Any elimination of distance must deal with hard structural reality.  It’s not about direct pipelines from on high.  It’s about flattening the pyramid.  Trump appears to have settled on a cabinet of “outsiders” instead of the usual establishment types.  This will make no difference to the perception of distance.  The outsiders will climb on their high perches and interact with the public mostly through multiple levels of insiders beneath them.  The distance will stay the same.  Every failure will continue to be compounded by a detached and unforgiving public.

I doubt that flattening government institutions is even a thought in the president-elect’s head.  This is a man who strives for bigness in politics, and loves to name towers after himself.

The Unbundling of the State

The 2016 elections may prove decisive on this front, nonetheless.  The fragmentation of our political life, long apparent, suddenly became Topic One after the vote.  Shocked elites began to speak of the Divided States of America.  In that spirit, Democratic state and city governments proclaimed their defiance of the electoral outcome.  “We’ve got the scientists, we’ve got the lawyers, and we’re ready to fight,” said California’s Jerry Brown.  Earlier he had promised to “build a wall around California” if Trump won.

Trump’s big mandates from on high will collide with Brown’s wall in California, a state Clinton won by more than four million votes.  The immediate result will be conflict – a reverse version of the guerrilla war waged by Republican governors against the Obama administration.  Yet mapped to the larger quarrel of the public with the elites, this partisan tussle looks pregnant with practical and ideological possibilities.   If the federal government is an agent of polarization, state and local government, as well as certain private entities, can be rallying-points of community.  The negation of the nation-state must mean either anarchy or devolution to the city-state.

Already urban and media elites, old apostles of centralization, are rediscovering the virtues of federalism.  The case is being made that both left and right can preserve their peculiar values only by embracing something called “localism.”  Since we dwell in separate valleys of culture and politics, we should empower these to the fullest extent consistent with national unity.  In one possible future, all democratic countries will be Switzerland.

The pieces of the unbundling nation-state will have flatter hierarchies and a greatly reduced distance between public and power.  That’s a simple matter of numbers.  The public will push harder against local magistrates, and local interests will loom larger in national decisions.  We can get a sense of how this works by looking to Italy, where the newly-elected mayor of Rome, member of the Five Star Movement, killed the city’s bid to host the 2024 Olympics.  The enraged mandarin at the head of the national Olympics committee called the decision “demagogic and populist.”  He lives in a city of palaces and hierarchies – the mayor, in the Rome of trash removal and sewage disposal.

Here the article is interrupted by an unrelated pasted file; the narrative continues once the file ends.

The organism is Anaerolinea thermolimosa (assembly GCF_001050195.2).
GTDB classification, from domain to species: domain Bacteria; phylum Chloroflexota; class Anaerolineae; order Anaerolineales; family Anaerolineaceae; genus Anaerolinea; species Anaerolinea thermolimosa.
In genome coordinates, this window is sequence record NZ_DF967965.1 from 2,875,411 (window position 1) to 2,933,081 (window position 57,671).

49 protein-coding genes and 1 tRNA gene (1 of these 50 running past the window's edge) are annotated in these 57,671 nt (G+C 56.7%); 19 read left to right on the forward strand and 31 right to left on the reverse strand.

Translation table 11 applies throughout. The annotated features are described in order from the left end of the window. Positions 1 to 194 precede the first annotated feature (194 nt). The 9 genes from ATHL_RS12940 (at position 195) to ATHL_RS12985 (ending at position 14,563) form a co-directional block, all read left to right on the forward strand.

The rise of local power would make it possible to digitize government on the model of Estonia, something that, for many reasons, lies beyond the reach of gargantuan-sized national bureaucracies.  Official information will then be flattened to the level of the web – that is, of everyday life.  Our personal and official identities will begin a process of synchronization to a degree scarcely possible since “the masses” entered history near the end of the nineteenth century.

From these speculative heights, we can glimpse more sweeping changes.  Once government goes digital, it becomes feasible to alter its structure, even to redirect its purpose.  As imagined by the Pirate Party of Iceland, government can evolve into more of a transactional platform – part Facebook page, part Amazon marketplace – and less of an all-knowing solver of problems.  Political expectations would be drastically adjusted.  So would the relationship of information and power.  Direct democracy, in the form of referendums, would be invoked regularly, to good ends and bad.

With such heady notions, we have strayed beyond the furthest probable consequences of 2016.  That storm, however, is by no means over.  The hard rain keeps falling still.  If I were captain of the global airliner flying into 2017, I’d make the following announcement:  Fasten your seatbelts, there will be turbulence ahead.

Posted in cataclysm, democracy, the public | 7 Comments

The news media: Surveying the wreckage


The Pretense of Objectivity

The ideology of news makes two moral claims:  that it is complete, and that it is objective.  News, in other words, provides consumers with just the right amount of information necessary to function as citizens, and it does so from an Olympian perspective, devoid of political bias or special pleading.  Neither claim is empirically grounded.  Both rest on the special place given to “the press” in a democratic system.